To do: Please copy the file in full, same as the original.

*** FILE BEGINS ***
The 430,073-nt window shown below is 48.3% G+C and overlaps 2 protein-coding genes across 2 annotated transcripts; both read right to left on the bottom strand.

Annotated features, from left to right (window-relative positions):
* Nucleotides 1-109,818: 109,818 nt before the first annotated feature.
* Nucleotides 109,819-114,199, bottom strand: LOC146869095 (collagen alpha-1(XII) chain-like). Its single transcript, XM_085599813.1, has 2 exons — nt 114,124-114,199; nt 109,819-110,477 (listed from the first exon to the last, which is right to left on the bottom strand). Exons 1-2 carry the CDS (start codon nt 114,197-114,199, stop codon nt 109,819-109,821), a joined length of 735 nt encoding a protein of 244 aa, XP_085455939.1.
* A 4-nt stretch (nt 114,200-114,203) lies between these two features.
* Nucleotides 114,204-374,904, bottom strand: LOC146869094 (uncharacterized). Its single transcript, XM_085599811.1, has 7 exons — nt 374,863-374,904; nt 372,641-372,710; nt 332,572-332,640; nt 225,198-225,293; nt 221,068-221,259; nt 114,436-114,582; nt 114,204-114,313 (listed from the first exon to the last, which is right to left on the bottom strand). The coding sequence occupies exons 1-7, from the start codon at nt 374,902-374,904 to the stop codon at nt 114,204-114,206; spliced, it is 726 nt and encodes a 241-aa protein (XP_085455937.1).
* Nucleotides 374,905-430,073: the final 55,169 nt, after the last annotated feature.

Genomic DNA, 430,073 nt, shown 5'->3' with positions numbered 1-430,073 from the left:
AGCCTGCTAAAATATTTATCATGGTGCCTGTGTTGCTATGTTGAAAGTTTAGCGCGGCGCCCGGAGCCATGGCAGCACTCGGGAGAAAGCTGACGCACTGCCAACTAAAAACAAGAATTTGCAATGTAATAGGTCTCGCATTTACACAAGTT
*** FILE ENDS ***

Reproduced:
The 430,073-nt window shown below is 48.3% G+C and overlaps 2 protein-coding genes across 2 annotated transcripts; both read right to left on the bottom strand.

Annotated features, from left to right (window-relative positions):
* Nucleotides 1-109,818: 109,818 nt before the first annotated feature.
* Nucleotides 109,819-114,199, bottom strand: LOC146869095 (collagen alpha-1(XII) chain-like). Its single transcript, XM_085599813.1, has 2 exons — nt 114,124-114,199; nt 109,819-110,477 (listed from the first exon to the last, which is right to left on the bottom strand). Exons 1-2 carry the CDS (start codon nt 114,197-114,199, stop codon nt 109,819-109,821), a joined length of 735 nt encoding a protein of 244 aa, XP_085455939.1.
* A 4-nt stretch (nt 114,200-114,203) lies between these two features.
* Nucleotides 114,204-374,904, bottom strand: LOC146869094 (uncharacterized). Its single transcript, XM_085599811.1, has 7 exons — nt 374,863-374,904; nt 372,641-372,710; nt 332,572-332,640; nt 225,198-225,293; nt 221,068-221,259; nt 114,436-114,582; nt 114,204-114,313 (listed from the first exon to the last, which is right to left on the bottom strand). The coding sequence occupies exons 1-7, from the start codon at nt 374,902-374,904 to the stop codon at nt 114,204-114,206; spliced, it is 726 nt and encodes a 241-aa protein (XP_085455937.1).
* Nucleotides 374,905-430,073: the final 55,169 nt, after the last annotated feature.

Genomic DNA, 430,073 nt, shown 5'->3' with positions numbered 1-430,073 from the left:
AGCCTGCTAAAATATTTATCATGGTGCCTGTGTTGCTATGTTGAAAGTTTAGCGCGGCGCCCGGAGCCATGGCAGCACTCGGGAGAAAGCTGACGCACTGCCAACTAAAAACAAGAATTTGCAATGTAATAGGTCTCGCATTTACACAAGTT